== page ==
Silva: Submission Was Payback, Injury Layoff Undetermined

By Marcelo Alonso Aug 10, 2010
Anderson Silva (left) file photo: Dave Mandel | Sherdog.com


Though the 23 minutes that preceded it were definitely not part of the plan, UFC middleweight champion Anderson Silva said his fifth-round submission of Chael Sonnen at UFC 117 last Saturday in Oakland, Calif., was a very deliberate gesture.

“I was very upset when he spoke that bulls--t about the Nogueira brothers,” Silva told PVT editor and Sherdog.com reporter Marcelo Alonso on Monday. “He messed with the wrong people. I will kill and die for these two. I promised them that I would submit Sonnen in their honor. For me, it was a matter of honor and thank God everything went right."

In addition, Silva said he entered the Oracle Arena in his gi on Saturday as an homage to his “master” Antonio Rodrigo, who awarded Silva his jiu-jitsu black belt in 2006.

Silva reiterated that he’d injured his ribs days out from Saturday’s bout training with 2008 Olympic judo gold medalist Satoshi Ishii, who’d traveled from Japan to help him and Lyoto Machida prepare at the Black House gym outside of Los Angeles.

"The doctor told me not to fight, (my manager) Ed Soares, too,” said Silva. “The decision to fight was out of respect for my fans and the UFC.”

Silva said the injury affected his ability to defend the Olympic wrestling team alternate’s takedowns.

“I couldn’t persist with my defense, but thank God everything went right,” said Silva.

When asked about the effect the death of his grandmother had on him three weeks out from the fight, Silva declined to give any excuses.

"When my aunt died, she was like my mother,” said Silva. “I was away from home for three months due to a fight. Now the same situation repeated itself with my grandmother, who is gone and I couldn’t even say goodbye to her. Everything was like a snowball, but thank God I have a very strong mental focus. All my teachers have taught me why I should believe in myself and in a very difficult fight like this one, it makes a difference. At no time did I think I would lose."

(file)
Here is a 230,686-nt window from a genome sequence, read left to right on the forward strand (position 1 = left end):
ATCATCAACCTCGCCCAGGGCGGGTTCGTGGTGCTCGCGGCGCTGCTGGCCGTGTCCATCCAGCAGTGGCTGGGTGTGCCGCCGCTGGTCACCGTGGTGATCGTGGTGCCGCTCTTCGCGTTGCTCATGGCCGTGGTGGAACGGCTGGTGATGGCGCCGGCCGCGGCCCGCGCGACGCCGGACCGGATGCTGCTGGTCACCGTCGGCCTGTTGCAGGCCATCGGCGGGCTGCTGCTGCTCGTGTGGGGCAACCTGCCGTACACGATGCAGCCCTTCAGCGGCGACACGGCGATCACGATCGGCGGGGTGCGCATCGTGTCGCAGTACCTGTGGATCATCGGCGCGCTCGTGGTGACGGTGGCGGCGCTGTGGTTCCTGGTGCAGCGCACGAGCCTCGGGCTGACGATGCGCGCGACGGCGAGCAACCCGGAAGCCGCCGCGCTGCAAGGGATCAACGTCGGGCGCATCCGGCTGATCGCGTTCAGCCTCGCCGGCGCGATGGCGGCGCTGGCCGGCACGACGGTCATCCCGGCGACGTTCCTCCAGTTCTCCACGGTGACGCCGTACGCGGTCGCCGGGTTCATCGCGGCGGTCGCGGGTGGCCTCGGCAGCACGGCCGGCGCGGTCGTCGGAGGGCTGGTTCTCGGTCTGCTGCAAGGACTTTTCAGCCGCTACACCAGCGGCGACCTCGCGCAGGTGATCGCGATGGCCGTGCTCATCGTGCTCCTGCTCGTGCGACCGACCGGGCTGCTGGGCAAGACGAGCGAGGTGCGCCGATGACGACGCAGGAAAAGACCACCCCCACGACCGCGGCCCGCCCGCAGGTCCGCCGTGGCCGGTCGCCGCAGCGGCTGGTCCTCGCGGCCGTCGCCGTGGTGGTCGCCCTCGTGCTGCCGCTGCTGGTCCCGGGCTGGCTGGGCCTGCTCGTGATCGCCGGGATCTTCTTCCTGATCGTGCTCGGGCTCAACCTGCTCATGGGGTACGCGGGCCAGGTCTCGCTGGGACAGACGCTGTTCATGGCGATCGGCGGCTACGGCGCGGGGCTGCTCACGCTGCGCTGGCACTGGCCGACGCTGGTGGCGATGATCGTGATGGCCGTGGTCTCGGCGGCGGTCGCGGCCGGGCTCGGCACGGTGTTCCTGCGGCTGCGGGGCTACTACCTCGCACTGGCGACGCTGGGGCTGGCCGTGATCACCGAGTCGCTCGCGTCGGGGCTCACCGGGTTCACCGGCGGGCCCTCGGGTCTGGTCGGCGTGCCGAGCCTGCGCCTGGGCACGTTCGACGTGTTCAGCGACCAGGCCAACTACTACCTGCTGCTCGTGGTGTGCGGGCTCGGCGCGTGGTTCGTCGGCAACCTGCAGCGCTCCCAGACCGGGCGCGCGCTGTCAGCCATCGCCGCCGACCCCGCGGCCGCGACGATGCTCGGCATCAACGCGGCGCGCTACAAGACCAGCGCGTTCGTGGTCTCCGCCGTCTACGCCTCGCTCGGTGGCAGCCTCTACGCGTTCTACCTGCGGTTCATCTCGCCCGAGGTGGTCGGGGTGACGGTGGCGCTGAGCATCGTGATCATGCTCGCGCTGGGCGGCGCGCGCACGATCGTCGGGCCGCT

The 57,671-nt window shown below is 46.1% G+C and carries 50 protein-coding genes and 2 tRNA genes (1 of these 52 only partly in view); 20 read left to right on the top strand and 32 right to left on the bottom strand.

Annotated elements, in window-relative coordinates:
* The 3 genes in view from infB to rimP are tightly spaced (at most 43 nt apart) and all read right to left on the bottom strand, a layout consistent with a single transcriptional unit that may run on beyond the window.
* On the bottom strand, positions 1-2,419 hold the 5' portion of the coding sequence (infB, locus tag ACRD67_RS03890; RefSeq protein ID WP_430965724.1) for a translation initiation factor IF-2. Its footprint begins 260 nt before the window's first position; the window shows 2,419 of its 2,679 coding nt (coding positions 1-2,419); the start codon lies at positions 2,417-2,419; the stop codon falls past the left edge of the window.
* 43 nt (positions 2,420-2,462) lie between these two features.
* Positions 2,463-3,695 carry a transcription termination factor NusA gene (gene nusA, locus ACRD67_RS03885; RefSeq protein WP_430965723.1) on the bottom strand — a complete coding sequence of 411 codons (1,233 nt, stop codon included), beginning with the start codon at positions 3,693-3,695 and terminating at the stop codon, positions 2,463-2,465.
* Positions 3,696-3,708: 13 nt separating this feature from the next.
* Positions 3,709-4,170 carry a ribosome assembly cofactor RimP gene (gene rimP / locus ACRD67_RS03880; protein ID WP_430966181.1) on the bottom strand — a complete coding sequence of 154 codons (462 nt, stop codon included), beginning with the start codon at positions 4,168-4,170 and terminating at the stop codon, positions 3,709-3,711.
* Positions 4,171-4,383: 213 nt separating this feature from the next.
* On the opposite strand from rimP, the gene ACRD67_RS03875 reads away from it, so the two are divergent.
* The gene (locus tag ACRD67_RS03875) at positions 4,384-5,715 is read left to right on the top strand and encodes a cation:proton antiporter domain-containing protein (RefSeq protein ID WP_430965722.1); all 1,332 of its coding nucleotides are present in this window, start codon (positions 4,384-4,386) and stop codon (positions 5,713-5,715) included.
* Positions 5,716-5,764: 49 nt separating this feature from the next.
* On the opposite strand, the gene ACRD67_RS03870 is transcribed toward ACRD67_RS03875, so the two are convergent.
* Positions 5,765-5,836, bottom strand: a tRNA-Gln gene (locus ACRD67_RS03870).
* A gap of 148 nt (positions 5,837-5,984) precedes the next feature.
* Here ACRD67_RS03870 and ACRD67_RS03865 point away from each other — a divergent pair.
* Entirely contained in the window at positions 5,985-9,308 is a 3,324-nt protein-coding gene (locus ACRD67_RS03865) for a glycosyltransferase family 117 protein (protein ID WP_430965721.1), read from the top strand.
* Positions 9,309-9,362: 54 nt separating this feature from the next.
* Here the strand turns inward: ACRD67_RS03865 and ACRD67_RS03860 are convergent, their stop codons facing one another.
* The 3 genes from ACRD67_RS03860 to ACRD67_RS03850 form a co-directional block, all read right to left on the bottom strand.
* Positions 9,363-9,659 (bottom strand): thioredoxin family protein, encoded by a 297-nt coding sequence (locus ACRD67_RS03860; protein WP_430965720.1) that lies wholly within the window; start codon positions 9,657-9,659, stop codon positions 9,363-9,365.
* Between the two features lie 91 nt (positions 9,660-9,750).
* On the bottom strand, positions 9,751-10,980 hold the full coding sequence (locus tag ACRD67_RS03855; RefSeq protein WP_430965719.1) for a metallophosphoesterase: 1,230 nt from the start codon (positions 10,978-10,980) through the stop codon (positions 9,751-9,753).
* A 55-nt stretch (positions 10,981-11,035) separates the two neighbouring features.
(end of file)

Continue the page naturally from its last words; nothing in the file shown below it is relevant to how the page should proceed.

As for his injury and any subsequent layoff that could follow, Silva said he’d need to seek the advice of his physician first before setting a timeline. On Monday, Silva’s jiu-jitsu coach Ramon Lemos told Tatame that Silva would likely be out of action until March 2011. Silva wouldn’t confirm or deny his trainer’s assessment.

"The doctor asked me to hold a little, but now I have to go back and he will specify how long it takes for me to recover,” said Silva. “I'll have to go to the doctor again (first).”

The 35-year-old champion did praise his instructor for coaching him through his crucial comeback moment.

"Ramon has been like a guru to me,” said Silva. “At the time of the triangle, he yelled for me to hold the arm, take control and that helped me into position.”

As for his next opponent and whether he’d prefer to face Vitor Belfort or rematch Sonnen again, Silva echoed the same sentiments he shared on Saturday night.

"My priority now is to return home to be with my family, take care of this injury and get back to 100 percent for whoever will be my next opponent -- Vitor or Sonnen,” said Silva. “It’s whatever the UFC decides.”

Silva said he drew extra motivation from knowing that millions of Brazilians were watching the championship bout live on Sport TV in his homeland.

"I knew I had millions of Brazilians live watching me and wanted to pass this message,” said Silva. “I think God used me to demonstrate to Brazilians that regardless of the difficulties, we must never give up and always have to believe no matter how difficult the situation may seem,” said Silva. "You once asked me how I’d like to be remembered. I would like to be remembered for overcoming and having the capacity to turn things around. I hope I can help people to believe that they can do more than they imagine.”
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